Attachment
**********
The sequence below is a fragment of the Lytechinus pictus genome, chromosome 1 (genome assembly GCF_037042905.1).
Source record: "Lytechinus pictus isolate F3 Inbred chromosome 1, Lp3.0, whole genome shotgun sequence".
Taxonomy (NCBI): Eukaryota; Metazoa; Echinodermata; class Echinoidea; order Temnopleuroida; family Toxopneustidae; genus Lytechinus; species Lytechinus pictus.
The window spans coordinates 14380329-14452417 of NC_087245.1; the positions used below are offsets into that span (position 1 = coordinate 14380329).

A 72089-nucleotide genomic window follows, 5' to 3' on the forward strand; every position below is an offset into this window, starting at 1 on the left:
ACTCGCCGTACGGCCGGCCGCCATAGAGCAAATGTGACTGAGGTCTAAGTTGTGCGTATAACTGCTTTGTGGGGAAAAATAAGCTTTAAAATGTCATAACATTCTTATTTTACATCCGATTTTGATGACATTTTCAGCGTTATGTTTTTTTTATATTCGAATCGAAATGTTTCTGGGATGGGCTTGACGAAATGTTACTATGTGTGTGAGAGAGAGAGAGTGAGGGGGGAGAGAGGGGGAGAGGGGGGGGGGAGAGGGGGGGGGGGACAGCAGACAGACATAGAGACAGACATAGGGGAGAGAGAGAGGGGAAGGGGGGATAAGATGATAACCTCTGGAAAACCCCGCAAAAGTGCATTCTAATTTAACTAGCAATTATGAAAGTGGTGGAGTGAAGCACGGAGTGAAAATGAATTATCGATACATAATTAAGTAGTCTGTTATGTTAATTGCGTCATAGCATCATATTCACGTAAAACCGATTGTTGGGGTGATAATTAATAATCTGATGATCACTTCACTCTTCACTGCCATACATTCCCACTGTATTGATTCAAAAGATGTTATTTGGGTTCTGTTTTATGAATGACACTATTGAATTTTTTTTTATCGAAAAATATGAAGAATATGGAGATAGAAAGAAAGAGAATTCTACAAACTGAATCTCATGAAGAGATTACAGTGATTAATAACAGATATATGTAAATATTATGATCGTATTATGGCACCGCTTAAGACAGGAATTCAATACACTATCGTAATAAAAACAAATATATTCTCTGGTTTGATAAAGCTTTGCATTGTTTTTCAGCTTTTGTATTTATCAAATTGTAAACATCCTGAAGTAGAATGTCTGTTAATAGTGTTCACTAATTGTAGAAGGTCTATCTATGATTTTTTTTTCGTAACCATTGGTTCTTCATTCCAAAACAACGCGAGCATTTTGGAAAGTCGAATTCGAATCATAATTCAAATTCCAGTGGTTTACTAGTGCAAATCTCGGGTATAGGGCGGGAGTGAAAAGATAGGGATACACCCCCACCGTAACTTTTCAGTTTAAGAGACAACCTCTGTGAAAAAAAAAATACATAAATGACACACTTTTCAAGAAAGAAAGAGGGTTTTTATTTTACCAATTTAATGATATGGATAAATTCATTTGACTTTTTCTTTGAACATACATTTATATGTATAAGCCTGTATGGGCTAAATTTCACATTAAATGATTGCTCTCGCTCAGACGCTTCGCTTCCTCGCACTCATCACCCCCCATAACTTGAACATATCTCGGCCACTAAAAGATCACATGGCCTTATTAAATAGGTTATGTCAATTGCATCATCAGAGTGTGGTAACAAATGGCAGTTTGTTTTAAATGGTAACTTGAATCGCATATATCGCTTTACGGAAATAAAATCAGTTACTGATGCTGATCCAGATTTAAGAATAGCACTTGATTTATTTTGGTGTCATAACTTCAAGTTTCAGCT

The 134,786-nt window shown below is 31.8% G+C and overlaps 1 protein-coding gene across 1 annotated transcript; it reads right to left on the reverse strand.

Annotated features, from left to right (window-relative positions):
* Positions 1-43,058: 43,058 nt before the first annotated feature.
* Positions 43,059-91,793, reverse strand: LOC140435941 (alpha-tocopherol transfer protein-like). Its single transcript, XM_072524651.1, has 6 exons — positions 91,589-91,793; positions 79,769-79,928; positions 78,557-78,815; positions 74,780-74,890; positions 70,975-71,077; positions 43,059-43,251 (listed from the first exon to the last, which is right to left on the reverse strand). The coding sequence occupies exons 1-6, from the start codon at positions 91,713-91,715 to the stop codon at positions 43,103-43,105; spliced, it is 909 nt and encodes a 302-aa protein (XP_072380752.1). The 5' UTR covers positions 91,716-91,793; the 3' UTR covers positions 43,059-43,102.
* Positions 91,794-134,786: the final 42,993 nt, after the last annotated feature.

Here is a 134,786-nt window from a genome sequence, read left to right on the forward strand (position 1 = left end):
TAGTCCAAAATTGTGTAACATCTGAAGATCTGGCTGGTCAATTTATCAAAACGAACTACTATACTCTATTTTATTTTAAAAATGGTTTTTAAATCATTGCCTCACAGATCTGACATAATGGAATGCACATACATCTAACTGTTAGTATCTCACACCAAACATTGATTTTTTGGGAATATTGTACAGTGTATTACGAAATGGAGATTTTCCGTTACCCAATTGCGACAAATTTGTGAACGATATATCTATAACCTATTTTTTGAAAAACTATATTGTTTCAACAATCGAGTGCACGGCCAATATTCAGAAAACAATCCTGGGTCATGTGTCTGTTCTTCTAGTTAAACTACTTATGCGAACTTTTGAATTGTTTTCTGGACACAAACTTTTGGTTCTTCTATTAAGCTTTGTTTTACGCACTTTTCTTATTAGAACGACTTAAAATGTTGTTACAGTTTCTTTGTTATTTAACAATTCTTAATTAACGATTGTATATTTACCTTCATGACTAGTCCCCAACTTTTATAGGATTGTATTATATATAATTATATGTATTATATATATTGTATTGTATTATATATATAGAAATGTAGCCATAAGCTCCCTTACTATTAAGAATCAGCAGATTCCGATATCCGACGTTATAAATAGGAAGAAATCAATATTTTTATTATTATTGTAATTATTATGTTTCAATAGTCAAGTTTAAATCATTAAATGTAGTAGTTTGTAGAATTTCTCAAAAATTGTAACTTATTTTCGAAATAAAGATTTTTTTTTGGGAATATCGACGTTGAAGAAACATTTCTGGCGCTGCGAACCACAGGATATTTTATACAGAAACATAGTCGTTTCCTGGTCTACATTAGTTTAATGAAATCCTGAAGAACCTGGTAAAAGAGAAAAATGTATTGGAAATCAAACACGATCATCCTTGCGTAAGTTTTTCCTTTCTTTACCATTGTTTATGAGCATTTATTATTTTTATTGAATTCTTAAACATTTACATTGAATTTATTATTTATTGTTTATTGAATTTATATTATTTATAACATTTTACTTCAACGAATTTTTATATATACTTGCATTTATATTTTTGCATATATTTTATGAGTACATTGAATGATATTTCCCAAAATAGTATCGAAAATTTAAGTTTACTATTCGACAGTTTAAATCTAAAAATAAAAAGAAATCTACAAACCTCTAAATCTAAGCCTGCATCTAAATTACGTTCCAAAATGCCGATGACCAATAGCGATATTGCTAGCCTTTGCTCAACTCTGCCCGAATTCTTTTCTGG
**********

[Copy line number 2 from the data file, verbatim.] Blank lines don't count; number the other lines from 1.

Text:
Source record: "Lytechinus pictus isolate F3 Inbred chromosome 1, Lp3.0, whole genome shotgun sequence".